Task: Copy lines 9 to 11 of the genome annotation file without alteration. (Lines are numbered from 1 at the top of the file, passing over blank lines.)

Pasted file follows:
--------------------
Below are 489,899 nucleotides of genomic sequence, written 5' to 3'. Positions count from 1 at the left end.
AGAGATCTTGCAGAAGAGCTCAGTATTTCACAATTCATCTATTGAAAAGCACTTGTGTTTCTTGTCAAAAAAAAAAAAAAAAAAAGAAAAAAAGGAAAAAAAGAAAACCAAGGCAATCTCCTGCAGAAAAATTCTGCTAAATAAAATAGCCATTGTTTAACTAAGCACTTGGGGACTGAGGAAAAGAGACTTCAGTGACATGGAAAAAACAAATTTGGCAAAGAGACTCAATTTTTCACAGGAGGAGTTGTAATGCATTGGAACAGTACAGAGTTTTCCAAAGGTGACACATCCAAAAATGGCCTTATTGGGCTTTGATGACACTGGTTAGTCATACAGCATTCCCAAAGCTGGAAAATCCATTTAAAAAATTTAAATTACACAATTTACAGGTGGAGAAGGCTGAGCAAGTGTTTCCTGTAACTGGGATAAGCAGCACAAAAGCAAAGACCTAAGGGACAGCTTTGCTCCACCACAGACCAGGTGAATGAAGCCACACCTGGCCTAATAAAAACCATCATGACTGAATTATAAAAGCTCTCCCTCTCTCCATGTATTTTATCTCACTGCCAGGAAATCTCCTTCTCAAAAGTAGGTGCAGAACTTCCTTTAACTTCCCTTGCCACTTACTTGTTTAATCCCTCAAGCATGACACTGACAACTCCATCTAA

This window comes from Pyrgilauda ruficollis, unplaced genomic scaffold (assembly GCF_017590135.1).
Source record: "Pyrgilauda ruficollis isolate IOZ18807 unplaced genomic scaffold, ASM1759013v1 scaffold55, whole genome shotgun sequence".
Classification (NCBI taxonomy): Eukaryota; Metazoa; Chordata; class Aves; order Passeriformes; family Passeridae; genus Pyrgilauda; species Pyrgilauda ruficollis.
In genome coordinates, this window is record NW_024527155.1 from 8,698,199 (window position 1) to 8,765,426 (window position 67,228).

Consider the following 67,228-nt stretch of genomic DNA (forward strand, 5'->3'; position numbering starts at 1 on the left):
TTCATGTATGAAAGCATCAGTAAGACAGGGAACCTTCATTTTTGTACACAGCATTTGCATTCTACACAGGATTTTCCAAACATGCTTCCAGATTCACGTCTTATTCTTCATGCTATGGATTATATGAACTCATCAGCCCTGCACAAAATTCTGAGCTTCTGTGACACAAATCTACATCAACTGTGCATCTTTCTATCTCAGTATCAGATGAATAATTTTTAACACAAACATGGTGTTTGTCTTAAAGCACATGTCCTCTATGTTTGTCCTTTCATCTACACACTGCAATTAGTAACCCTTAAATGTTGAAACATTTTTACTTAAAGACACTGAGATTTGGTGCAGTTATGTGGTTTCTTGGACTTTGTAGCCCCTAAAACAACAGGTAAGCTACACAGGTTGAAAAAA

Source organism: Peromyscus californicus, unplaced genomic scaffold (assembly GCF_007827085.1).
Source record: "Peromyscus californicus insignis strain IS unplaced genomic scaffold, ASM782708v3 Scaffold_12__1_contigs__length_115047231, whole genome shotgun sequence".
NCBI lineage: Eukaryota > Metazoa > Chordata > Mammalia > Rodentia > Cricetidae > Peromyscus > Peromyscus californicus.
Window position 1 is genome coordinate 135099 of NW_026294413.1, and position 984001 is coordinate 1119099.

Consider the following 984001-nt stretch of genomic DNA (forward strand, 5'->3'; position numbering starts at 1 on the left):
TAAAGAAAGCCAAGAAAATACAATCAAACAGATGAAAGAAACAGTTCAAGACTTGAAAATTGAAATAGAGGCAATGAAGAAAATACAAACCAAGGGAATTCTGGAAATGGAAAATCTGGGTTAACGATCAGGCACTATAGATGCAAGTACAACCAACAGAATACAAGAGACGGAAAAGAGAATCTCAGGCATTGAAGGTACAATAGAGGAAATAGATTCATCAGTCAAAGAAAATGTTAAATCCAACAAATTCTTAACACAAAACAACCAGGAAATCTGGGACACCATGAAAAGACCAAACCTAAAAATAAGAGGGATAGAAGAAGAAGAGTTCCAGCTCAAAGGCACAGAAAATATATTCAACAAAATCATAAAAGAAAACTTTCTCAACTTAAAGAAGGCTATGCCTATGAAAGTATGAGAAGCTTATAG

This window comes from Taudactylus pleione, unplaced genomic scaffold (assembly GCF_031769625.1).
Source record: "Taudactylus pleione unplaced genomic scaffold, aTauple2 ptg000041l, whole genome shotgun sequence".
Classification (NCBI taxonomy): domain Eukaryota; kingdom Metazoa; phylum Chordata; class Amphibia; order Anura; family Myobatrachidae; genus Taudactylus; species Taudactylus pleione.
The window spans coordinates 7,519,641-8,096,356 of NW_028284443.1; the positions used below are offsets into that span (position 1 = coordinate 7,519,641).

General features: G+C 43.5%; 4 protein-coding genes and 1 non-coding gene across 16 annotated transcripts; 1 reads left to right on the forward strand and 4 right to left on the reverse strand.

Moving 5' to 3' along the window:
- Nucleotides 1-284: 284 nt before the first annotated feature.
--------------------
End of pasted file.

Source organism: Peromyscus californicus, unplaced genomic scaffold (assembly GCF_007827085.1).
Source record: "Peromyscus californicus insignis strain IS unplaced genomic scaffold, ASM782708v3 Scaffold_12__1_contigs__length_115047231, whole genome shotgun sequence".
NCBI lineage: Eukaryota > Metazoa > Chordata > Mammalia > Rodentia > Cricetidae > Peromyscus > Peromyscus californicus.